This Article addresses the transitional period of natural gas deregulation under the Federal Energy Regulatory Commission's recently promulgated Order No. 636. Regulation of the natural gas industry is complicated because although production is competitive, transportaion and local delivery systems remain monopolistic. Order No. 636 requires gas pipelines to act as common carriers and therefore shifts the locus of regulation to local distribution companies (LDCs). This change means that small customers unable to switch gas suppliers will likely face higher gas costs. Changes in the manner of calculating rates and fuel-switching capabilities by larger purchasers encourages this shift in cost. Additionally, deregulation of gas provision will increase the exposure of LDCs to fluctuations in gas price and availability. This Article proposes that state regulators adopt a system of advanced planning and incentive rate setting. Primarily this involves setting target gas cost ranges for LDCs based on a mix of spot and longer-term contract prices for natural gas and a sharing of gains and losses by the utility and its customers. Using planning, utilities and regulatory commissions can reduce the amount of regulatory risk inherent in the changing environment. By explicitly allowing some risk sharing, state commissions can encourage utilities to take advantage of competitive opportunities in gas commodity markets to the benefit of both large and small gas customers.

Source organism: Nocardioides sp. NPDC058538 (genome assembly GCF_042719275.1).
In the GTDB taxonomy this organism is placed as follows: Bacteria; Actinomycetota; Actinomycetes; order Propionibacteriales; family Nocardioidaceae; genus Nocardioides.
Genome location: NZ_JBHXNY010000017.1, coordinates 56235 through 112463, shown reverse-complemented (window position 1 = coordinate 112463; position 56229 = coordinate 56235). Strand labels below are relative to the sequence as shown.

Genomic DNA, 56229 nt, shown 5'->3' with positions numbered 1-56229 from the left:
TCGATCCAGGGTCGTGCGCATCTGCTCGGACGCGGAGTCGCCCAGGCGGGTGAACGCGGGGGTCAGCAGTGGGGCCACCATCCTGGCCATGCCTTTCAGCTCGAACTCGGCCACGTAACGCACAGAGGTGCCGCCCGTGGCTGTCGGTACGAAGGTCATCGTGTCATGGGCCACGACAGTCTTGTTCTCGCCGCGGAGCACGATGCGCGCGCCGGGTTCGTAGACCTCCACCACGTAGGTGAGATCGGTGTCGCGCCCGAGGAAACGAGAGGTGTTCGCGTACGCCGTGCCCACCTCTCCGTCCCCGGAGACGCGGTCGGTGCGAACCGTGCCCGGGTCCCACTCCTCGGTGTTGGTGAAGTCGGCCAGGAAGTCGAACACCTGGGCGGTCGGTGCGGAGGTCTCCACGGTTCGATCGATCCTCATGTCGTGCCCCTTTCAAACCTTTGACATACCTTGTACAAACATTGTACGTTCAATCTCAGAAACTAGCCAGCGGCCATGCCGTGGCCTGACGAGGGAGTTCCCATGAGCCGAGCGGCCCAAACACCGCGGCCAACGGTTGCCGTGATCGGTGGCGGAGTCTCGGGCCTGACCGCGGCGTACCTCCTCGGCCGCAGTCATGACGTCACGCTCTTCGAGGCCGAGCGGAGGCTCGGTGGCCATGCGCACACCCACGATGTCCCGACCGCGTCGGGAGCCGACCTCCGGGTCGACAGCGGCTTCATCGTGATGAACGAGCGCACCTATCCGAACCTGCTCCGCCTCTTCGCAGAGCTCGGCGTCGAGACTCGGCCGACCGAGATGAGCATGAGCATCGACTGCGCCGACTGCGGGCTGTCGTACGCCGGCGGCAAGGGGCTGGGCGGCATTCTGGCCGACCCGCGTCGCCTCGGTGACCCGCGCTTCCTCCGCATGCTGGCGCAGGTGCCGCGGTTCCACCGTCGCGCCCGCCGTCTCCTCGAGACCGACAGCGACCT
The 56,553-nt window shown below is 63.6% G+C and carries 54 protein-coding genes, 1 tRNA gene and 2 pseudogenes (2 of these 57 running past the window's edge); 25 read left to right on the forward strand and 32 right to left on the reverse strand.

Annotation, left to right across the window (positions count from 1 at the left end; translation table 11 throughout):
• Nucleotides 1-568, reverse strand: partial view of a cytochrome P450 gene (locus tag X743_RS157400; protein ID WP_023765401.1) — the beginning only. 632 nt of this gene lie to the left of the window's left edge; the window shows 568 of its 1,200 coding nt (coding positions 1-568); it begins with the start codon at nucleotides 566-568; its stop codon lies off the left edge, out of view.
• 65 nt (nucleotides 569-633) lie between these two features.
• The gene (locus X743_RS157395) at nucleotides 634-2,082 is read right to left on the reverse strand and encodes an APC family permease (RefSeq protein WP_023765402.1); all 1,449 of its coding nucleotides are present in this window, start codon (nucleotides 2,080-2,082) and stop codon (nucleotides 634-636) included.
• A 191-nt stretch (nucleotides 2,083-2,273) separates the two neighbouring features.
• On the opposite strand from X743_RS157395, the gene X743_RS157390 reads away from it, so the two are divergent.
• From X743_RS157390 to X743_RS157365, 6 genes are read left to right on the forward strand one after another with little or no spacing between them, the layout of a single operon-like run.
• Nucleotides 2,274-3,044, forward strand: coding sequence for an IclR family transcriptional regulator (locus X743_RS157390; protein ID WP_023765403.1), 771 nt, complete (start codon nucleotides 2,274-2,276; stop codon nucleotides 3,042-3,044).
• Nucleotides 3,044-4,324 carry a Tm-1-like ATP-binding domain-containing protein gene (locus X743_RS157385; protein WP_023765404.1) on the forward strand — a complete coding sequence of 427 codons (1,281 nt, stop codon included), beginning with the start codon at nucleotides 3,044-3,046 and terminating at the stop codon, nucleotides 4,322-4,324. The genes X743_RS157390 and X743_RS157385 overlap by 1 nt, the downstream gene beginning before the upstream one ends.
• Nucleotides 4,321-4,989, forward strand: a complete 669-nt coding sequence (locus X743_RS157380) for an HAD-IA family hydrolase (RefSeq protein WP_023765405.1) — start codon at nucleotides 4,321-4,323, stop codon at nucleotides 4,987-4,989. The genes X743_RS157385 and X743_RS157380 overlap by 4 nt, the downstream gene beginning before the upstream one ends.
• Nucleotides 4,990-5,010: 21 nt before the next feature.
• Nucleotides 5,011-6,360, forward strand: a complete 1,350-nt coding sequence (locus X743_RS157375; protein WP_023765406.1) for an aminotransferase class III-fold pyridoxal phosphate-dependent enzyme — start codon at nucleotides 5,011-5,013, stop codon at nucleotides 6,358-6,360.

Frank P. Darr,
A State Regulatory Strategy for the Transitional Phase of Gas Regulation,
Yale J. on Reg.
Available at: http://digitalcommons.law.yale.edu/yjreg/vol12/iss1/4